Learn from Dolores
The new documentary film “Dolores” has opened. Its subject, Dolores Huerta of the United Farm Workers, is promoting it. She appeared in Dallas on October 11. The audience was knocked out of their socks!
The biopic begins her life story when she was only 25 and had only 7 children. She and Cesar Chavez, both longtime community organizers, focused together on organizing workers in the California fields. It carries on through all the battles, all the innovative tactics, all the disappointments, and the victories of their dramatic organizing history.
After the film, a standing ovation greeted the 87-year old mother of 11 who has made and is making this American history. She answered every question with the same even-handed practicality that characterized her approach all through the movie.
One of our most popular labor movement children, primary school student Lucia Montemayor, daughter of our Dallas AFL-CIO Political Director, asked, “When can I start organizing?”
Huerta replied sweetly, “What are you waiting for?”
Police violence was a topic for two big reasons 1) all the violence that the farmworkers faced in the film and, 2) Huerta’s personal hospitalization after being attacked by San Francisco policemen. Without any rancor, Huerta said that everyone should oppose injustice whenever and wherever it arises. She went out of her way to say that Jerry Jones, millionaire owner of the Dallas Cowboys football team, should be encouraging his players to oppose injustice instead of threatening to fire them.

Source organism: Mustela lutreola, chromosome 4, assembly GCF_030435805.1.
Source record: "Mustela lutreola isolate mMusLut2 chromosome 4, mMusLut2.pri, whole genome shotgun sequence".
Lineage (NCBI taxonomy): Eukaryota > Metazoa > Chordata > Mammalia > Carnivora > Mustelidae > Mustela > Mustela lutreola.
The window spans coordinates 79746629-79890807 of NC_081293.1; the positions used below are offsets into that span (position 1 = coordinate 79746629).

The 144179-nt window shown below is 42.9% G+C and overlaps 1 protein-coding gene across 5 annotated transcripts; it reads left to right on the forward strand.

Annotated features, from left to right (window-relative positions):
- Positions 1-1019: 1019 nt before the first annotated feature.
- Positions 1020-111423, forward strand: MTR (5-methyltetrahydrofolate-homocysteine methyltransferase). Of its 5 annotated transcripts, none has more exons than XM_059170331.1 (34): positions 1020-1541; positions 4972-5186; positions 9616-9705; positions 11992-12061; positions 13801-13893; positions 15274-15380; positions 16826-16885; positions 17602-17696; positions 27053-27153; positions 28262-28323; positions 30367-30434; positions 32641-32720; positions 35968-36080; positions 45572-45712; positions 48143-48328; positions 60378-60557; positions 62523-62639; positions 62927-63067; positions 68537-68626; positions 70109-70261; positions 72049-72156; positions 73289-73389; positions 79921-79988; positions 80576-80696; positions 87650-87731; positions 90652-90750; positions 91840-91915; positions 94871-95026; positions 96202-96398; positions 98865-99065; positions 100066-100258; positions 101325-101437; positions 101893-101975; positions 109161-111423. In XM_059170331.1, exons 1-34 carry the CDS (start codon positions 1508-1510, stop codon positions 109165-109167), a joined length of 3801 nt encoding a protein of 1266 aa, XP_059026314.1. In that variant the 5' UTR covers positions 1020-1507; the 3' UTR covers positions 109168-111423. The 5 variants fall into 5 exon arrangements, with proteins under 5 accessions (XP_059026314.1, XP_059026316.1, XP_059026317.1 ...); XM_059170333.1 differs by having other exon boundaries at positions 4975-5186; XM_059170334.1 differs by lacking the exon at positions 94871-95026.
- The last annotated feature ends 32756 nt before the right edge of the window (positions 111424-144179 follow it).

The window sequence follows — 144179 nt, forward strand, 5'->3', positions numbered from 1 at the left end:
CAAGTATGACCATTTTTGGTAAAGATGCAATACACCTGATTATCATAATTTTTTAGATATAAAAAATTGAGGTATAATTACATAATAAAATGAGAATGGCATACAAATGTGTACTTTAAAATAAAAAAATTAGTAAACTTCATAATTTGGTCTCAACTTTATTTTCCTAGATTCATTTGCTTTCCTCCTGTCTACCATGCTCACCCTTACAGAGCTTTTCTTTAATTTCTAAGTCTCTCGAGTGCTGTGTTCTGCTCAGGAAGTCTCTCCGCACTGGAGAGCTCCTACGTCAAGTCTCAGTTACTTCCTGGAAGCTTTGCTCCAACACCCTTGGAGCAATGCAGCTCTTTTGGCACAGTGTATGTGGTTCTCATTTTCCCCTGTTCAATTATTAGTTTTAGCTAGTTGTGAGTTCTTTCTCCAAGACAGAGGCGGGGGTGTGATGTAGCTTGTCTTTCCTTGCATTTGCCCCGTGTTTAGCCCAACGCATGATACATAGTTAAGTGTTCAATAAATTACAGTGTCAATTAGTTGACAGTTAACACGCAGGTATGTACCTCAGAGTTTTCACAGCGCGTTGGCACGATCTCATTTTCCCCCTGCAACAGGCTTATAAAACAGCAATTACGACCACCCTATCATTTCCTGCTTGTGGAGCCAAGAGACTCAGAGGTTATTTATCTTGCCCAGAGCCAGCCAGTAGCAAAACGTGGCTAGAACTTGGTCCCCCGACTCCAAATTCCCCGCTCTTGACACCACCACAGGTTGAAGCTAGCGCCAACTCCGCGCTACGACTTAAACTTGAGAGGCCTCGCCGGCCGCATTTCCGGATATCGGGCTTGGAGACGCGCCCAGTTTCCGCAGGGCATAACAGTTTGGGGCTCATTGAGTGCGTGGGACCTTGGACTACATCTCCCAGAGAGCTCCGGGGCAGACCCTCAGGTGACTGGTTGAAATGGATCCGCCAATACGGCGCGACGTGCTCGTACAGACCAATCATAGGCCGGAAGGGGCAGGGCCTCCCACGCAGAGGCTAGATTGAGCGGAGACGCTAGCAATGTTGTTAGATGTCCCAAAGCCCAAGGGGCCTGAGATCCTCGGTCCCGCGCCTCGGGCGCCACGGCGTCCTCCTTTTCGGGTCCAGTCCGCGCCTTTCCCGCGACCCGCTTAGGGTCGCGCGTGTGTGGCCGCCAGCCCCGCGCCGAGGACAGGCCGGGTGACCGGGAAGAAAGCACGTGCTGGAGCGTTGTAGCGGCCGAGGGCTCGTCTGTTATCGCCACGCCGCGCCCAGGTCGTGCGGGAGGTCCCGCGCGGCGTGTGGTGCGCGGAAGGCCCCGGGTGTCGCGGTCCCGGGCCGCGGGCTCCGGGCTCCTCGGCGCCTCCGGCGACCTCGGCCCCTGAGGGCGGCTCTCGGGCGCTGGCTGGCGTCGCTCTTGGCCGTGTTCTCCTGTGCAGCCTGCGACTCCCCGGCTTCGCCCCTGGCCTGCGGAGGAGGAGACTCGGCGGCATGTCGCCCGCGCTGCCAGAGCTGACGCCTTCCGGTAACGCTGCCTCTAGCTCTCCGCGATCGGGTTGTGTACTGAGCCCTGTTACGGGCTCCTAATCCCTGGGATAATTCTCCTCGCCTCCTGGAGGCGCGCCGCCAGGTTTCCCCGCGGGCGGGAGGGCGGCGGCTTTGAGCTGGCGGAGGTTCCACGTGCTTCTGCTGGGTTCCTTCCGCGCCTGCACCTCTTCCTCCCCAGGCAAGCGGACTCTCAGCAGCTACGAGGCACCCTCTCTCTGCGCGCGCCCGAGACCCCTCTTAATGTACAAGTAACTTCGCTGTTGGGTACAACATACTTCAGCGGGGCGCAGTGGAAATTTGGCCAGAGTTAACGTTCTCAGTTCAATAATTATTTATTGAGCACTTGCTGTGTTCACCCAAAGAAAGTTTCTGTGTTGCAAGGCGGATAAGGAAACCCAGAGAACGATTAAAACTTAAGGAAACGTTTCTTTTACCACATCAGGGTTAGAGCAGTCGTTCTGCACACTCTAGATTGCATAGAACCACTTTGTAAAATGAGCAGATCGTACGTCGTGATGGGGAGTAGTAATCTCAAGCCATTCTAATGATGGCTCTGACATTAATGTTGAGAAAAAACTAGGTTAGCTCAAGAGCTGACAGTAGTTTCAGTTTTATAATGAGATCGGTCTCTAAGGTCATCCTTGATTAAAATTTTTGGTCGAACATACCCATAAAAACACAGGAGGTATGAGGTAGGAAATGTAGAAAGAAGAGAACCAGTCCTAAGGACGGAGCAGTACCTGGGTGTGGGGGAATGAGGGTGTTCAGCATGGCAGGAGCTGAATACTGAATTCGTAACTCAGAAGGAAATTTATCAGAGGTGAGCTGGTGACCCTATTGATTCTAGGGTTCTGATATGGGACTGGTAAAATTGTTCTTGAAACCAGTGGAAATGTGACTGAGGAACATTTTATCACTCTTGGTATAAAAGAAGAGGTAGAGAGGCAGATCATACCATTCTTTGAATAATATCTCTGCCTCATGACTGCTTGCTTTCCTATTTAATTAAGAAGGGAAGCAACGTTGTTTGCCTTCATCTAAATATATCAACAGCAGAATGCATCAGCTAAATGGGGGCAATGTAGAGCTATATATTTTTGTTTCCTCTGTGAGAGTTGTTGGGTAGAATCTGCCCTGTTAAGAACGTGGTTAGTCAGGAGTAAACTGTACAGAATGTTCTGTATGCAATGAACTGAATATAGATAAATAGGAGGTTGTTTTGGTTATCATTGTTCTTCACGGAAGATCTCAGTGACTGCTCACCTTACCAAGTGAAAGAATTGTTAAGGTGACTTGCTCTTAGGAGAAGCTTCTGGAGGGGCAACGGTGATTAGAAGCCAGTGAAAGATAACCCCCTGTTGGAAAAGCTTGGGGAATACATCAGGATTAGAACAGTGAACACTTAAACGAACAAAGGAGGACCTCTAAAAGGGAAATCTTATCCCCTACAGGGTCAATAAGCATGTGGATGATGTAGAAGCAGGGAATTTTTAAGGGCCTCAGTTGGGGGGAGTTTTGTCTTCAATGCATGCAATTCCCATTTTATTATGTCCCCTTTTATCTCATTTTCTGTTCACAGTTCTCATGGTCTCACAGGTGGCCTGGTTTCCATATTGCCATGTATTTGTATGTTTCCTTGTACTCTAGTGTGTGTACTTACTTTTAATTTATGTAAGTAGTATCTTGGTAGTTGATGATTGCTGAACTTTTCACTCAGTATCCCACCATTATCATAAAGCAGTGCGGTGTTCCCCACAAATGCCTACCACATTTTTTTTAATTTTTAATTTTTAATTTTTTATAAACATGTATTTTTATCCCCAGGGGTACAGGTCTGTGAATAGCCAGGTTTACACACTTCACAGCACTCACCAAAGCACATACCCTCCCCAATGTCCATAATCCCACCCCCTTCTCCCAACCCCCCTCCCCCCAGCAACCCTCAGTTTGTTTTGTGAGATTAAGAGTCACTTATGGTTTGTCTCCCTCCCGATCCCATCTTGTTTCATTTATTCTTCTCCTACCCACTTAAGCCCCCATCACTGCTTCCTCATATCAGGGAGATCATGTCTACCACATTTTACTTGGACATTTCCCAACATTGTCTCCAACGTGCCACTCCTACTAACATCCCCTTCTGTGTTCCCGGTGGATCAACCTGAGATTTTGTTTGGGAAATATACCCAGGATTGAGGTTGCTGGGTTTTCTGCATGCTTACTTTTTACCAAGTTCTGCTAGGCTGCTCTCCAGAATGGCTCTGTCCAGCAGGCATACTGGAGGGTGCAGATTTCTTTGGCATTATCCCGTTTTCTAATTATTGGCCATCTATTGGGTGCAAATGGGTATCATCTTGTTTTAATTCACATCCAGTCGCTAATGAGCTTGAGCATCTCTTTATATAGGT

Someone asked how Huerta juggled motherhood and career. This is a question she has dealt with often. Throughout her adult life, she has been criticized for not remaining at home “in a woman’s place.” In fact, it is common for many parents to hide behind their children and claim, “I can’t fight injustice because I put my children first” – thereby condemning the next generation to live in a world no better or even worse than the one the lazy parents live in. Huerta said that parents have to work for a better world because it has to be done. One of her sons was with her. He testified, “We had to share our mother with the world – but she shared the world with us!”
Several questions had to do with the discouragement that organizers often feel. Of course Huerta’s smiling responses were essentially that people must keep on trying. From Dolores Huerta, these weren’t just words. She has backed them with a lifetime of commitment!
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